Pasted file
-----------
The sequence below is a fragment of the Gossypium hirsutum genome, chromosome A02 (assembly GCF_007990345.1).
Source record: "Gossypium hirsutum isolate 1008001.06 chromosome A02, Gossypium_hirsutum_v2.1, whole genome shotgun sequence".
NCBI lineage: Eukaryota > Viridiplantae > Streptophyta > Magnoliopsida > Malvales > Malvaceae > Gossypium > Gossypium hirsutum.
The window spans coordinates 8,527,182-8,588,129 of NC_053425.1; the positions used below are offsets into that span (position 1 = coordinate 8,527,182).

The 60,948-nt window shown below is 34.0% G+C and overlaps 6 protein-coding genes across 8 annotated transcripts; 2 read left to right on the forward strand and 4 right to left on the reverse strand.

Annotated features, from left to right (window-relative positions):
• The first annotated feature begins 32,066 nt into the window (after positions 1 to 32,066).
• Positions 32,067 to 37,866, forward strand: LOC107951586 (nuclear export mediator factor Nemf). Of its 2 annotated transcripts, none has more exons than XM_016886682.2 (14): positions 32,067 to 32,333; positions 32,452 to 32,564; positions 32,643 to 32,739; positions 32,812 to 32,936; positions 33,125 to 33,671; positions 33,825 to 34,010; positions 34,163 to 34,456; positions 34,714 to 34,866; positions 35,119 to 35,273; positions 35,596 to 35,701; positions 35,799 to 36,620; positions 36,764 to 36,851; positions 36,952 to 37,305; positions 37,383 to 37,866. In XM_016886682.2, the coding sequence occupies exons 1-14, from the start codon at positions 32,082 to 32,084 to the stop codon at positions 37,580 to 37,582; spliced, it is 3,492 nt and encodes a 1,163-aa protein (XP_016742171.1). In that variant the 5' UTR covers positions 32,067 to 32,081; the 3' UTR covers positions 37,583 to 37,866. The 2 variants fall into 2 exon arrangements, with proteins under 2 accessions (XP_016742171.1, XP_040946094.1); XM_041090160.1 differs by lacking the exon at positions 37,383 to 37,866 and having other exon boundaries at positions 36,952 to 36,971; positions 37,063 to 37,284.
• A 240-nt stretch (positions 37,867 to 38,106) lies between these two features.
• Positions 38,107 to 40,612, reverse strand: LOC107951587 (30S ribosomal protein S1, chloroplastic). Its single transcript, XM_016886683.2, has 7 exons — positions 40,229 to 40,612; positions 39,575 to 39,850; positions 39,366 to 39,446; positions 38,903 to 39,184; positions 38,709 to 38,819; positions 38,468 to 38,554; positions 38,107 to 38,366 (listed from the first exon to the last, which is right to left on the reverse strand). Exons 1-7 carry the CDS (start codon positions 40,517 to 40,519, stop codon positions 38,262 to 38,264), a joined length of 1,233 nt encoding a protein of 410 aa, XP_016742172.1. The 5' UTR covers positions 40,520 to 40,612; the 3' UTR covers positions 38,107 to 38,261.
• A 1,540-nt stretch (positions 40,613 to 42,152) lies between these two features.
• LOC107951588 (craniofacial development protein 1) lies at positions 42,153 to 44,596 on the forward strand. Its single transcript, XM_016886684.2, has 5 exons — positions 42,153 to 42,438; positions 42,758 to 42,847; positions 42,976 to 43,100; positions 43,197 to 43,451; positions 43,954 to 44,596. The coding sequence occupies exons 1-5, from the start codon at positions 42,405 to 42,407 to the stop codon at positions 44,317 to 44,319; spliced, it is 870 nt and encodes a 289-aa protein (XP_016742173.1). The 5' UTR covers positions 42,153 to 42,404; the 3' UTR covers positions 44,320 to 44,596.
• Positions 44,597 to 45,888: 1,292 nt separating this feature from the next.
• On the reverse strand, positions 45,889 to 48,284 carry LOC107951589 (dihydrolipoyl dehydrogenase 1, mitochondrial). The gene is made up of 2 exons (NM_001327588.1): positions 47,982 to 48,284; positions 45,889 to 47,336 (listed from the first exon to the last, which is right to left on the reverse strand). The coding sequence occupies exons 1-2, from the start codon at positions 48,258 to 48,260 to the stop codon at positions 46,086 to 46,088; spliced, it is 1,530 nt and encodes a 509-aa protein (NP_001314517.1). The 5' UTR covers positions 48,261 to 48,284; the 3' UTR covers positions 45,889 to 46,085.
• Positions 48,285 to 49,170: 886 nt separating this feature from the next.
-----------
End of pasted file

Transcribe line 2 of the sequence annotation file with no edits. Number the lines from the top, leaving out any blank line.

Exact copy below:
Source record: "Gossypium hirsutum isolate 1008001.06 chromosome A02, Gossypium_hirsutum_v2.1, whole genome shotgun sequence".